For two long months the frail ships tossed on the troubled waters of the Atlantic. Only the sullen swish of the waves and the scream of the seagull broke in on Eleanor Dare’s reveries.

Fragrant June was waning, when she saw the waving palms and orange groves of Santa Cruz rising beyond the foam-capped billows. Just before the ships reached this island of gorgeous bloom from the lookout at the masthead rang the cry, “Sail ho!” and, ploughing her way through12 the choppy sea, there came the courageous little flyboat. For, undaunted by ignorance of the trackless waste and by the base desertion of the admiral in command, she had pluckily followed her consort.

No sooner had they landed than the merry laughter and joyous shouts of the little children filled the air as they chased the crimson and gold butterflies sipping honey from the orchids which hung from the tall fern trees. No cares or longing troubled their light hearts, but their parents were eager to reach their new home, so the sails were again spread.

July had numbered twenty-two days when the vessels came in sight of a long fringe of islands guarded by dangerous reefs. The white foam of the breakers tossed high in the air and the moan of the surf filled the children with fear.

Down rattled the anchor of the Admiral, and the sails were close-furled, as the pinnace came alongside to take the colony through the dangerous entry to Roanoke Island. Safely passing through the hungry mouth of Trinity harbor, they glided into the quiet waters of the Occam.

Would the fifteen men left by Sir Richard13 Greenville come to meet them? A loud halloo brought back no answering hail.

“We must search for them,” said Governor White. “Perhaps they are farther inland.”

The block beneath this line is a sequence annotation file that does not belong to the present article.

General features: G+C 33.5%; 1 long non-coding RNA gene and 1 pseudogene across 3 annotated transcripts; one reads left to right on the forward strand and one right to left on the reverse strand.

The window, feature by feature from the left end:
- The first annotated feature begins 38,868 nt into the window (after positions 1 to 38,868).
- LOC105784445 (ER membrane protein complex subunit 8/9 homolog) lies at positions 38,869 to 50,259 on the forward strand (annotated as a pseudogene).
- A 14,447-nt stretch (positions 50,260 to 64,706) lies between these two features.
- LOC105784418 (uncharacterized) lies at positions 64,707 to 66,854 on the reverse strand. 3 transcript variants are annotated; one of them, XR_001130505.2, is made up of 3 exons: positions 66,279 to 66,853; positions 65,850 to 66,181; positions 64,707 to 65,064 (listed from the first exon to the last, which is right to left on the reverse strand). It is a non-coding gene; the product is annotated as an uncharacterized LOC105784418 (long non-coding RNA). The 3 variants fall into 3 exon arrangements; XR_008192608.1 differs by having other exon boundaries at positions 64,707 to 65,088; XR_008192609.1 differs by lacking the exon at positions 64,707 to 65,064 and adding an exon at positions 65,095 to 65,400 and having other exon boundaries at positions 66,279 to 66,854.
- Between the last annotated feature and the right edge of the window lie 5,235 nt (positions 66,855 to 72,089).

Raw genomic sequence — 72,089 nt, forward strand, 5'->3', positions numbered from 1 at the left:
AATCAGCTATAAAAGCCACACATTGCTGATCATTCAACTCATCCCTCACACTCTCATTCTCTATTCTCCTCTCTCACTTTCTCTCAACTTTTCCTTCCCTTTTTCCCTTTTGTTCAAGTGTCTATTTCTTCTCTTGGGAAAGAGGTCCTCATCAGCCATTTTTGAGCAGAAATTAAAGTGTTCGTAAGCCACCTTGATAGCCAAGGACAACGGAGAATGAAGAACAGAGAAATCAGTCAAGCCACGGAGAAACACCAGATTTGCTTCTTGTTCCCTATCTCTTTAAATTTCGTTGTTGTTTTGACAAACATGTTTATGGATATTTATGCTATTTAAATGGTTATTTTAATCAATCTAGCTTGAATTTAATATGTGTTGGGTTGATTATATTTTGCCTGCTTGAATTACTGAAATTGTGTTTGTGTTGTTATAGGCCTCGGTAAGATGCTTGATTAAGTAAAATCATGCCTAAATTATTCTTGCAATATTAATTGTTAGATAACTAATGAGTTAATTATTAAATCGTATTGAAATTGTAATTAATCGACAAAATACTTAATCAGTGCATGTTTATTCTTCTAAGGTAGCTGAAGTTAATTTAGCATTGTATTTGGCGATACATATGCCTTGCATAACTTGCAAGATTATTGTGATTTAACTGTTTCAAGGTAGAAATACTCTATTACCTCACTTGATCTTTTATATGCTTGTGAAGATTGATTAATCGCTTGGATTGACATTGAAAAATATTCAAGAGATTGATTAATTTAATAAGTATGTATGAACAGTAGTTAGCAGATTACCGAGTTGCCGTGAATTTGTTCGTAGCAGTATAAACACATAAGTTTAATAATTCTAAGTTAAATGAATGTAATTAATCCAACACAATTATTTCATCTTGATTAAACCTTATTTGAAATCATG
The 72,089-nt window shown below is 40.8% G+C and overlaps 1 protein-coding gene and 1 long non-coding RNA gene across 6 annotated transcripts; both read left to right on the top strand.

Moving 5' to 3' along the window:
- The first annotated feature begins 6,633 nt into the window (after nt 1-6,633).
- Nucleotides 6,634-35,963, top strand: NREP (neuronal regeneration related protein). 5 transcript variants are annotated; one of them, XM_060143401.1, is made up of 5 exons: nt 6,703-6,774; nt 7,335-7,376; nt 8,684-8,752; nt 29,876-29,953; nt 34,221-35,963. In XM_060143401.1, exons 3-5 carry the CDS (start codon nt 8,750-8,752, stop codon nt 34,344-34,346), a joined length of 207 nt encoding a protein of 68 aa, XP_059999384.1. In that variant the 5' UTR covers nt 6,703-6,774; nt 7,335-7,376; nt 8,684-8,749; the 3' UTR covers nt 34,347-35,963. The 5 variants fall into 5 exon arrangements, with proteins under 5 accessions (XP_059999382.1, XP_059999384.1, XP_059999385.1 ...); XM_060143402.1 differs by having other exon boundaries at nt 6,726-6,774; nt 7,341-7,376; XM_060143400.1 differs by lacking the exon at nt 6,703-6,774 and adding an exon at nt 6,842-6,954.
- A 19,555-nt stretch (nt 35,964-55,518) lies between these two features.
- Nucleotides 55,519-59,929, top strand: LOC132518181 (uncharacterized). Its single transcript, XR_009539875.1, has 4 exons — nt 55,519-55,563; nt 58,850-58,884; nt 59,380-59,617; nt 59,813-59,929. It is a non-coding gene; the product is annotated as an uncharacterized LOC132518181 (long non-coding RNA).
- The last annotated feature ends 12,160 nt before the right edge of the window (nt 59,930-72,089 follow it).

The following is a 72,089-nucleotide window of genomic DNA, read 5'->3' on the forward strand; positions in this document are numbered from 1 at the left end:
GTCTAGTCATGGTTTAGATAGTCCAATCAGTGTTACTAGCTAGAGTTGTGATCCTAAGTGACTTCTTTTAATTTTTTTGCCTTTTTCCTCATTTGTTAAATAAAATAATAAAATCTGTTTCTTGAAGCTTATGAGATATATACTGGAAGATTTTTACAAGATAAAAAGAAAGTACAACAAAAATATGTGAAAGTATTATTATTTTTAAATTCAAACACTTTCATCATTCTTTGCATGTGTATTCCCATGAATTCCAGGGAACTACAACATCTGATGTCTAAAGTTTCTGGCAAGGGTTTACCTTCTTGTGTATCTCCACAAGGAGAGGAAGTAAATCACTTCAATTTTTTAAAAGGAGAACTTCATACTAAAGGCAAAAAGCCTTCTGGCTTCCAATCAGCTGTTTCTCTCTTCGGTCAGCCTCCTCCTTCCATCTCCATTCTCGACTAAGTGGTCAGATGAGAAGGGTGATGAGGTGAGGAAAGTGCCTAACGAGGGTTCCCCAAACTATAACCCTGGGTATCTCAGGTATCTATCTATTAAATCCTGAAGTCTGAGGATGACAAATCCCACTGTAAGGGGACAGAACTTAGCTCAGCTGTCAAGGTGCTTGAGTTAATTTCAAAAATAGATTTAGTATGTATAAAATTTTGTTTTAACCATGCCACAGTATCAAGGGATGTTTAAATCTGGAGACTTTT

As the pinnace grounded her nose the Anglican priest stepped on the land, bearing aloft the Sign of Redemption. Around his feet were grouped the children, their tiny hands clasped together, and guarded by a circle of kneeling men and women. Deep and fervent was the thanksgiving prayer, and clear and sweet came the chant of the amen.

Rising from their knees they eagerly explored the land around them. A living landscape, vivid and beautiful, lay spread before their eyes. Great yellow pines like the masts of ships towered above them. Cedars, the rivals of Lebanon, mingled their branches with the live oak, tulip, and walnut trees, while closer to mother earth clung the sassafras and witch hazel. Scuppernong grapes flung their vines, loaded with ripening fruit, from limb to limb of the copper beeches and bathed their trailing branches in the briny waters of the Occam.

Dotted all around were the log cabins left by the previous settlers. Melon vines14 with luscious fruits festooned the windows and carpeted the floors, and in their open doors stood the startled deer poised for flight. The gardens were overgrown in weeds and fences were broken down. The little children ran hither and thither chasing the “Lazy Lawrence” as it danced in the sun, and over all hung the languorous air of July, steeped in the fragrance of blossoming jasmine and magnolia.

Soon the bright blades of the axes made flashes in the sun, and down came the pine, filling the air with the perfume of its crushed needles. Many another cabin was added to the “City of Raleigh.”

Meanwhile, a party headed by Governor White had searched the island for the missing men. Far in the heart of the forest they came upon their bleaching skeletons, and they decently interred them.

Eleanor Dare chose the cedar cabin, which Lane had used, as a home for herself and her husband, and she occupied herself busily in